By Joe Wiesenfelder on April 5, 2010
As Chevrolet's range-extended plug-in electric Volt gets closer to its on-sale date — sometime at the end of the year in California, Detroit and Washington, D.C. — test cars get closer to the way the real thing will look and operate. Fortunately, I got close enough to drive a preproduction Volt on the eve of the New York auto show, if only for a brief lap or two.
You start the Volt as you would many of today's gasoline-powered cars, by stepping on the brake and pressing a button. The console-mounted gear selector is just as conventional, though it's a large, whole-hand, paddle-type affair. Once in Drive, the Volt takes off confidently, but I have to admit I expected more. Electric motors are known for having prodigious amounts of torque starting at 0 rpm, but the Volt's acceleration was rather modest, at least with four adults onboard.
Electric cars are also known for being quiet, but unfortunately it was raining, making for a good deal of wet-tire noise, which tends to intrude in any car. Moving along in electric mode, no sound was loud enough to overcome the wet pavement except maybe the ventilation fan, which an engineer said we couldn't turn down or off due to control software that was "immature ." (Damn kids.)
As I traded off driving and riding along with three other people, a gauge showed the battery range was down to one mile. Sure enough, in short order the gas engine fired up. Again, with the background noise, I didn't hear it kick in initially, and I didn't feel any vibration — a good sign, considering that Chevy has been obsessing over issues of noise and vibration during the critical transition from battery to range-extended mode and back.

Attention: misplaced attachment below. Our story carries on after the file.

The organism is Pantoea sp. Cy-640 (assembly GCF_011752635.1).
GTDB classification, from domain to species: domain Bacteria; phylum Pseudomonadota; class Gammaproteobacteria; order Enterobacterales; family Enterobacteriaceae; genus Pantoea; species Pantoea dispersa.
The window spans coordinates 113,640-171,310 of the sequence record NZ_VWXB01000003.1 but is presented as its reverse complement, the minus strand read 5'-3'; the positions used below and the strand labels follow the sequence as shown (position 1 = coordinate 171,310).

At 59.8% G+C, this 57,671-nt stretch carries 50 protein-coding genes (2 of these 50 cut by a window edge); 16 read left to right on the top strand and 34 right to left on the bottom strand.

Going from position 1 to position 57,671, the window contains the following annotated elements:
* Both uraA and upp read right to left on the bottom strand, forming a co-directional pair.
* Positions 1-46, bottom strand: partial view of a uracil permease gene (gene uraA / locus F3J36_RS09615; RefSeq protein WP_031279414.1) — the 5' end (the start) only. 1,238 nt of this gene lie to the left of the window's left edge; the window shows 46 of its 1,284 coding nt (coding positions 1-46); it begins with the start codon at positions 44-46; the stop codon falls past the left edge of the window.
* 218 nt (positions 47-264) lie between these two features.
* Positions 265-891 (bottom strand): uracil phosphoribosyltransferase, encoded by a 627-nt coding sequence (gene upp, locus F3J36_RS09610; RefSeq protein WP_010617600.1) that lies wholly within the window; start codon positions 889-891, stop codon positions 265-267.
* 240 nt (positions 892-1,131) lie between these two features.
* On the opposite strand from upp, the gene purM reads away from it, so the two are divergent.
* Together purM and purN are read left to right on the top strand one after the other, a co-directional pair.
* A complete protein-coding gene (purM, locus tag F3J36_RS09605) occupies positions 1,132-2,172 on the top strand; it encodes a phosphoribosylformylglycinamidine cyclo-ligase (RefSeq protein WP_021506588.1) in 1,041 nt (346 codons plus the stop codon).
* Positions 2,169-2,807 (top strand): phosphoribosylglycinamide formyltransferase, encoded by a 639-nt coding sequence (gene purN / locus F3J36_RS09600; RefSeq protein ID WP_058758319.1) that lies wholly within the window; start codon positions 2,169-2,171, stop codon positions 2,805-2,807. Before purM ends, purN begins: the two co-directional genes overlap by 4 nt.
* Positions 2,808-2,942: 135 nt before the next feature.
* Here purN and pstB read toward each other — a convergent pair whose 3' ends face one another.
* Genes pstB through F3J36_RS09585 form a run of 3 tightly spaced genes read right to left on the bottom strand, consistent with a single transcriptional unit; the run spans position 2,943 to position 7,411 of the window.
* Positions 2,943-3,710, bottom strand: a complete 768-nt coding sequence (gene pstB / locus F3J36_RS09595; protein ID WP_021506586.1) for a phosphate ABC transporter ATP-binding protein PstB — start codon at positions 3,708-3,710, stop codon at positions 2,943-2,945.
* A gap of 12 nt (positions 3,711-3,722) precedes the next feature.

Once it started, though, I could hear the engine rpm rise and fall with acceleration, which sounded perfectly natural, but surprising. I suppose I expected it to turn on and run at a constant, efficient speed, but an engineer said it varies with demand from both the battery and the drive motor. Ironically, this range-extended electric sounded less obtrusive than do many gas cars equipped with continuously variable automatic transmissions, which tend to make the engine rev out of sync with the gas pedal.
The rain and watchful eyes also frustrated attempts to get a feel for the car's dynamics, but I can say it feels pretty much like any other car. The Volt is a relatively light car with a heavy battery pack situated low in the middle, which could make for a good center of gravity, but we'll need better conditions and higher speeds to know for sure. Even at these speeds, the Volt feels substantial, in a good way.
The LCD displays — which make up the instrument panel in front of the steering wheel as well as the conventional center-mounted multifunction display — are well executed and easy to understand, with graphics that are closer to video-game quality than to the usual navigation-screen menus. The touch-sensitive center controls are functional, but I prefer actual buttons. (Chevy isn't the only company experimenting with this approach, and I suspect this is a battle I'm going to lose.) I could also live without the panel's white color. The Volt will offer a darker option.
My turn in the backseat was perfectly comfortable, as there's plenty of room for adults. The center console, under which the T-shaped battery pack resides, runs from the front seats to the back, separating the two rear seats. Maybe it will help keep the kids from tormenting each other. Nah, probably not.
The car I drove was one of 80 hand-built units around the country, but the very day after my drive, March 31, the first preproduction Volt rolled off the line at Chevrolet's Detroit-Hamtramck assembly plant. That means the run of saleable cars is only a few months away. We look forward to more time in the Volt then.
Executive Editor Joe Wiesenfelder, a Cars.com launch veteran, leads the car evaluation effort. He owns a 1984 Mercedes 300D and a 2002 Mazda Miata SE. Email Joe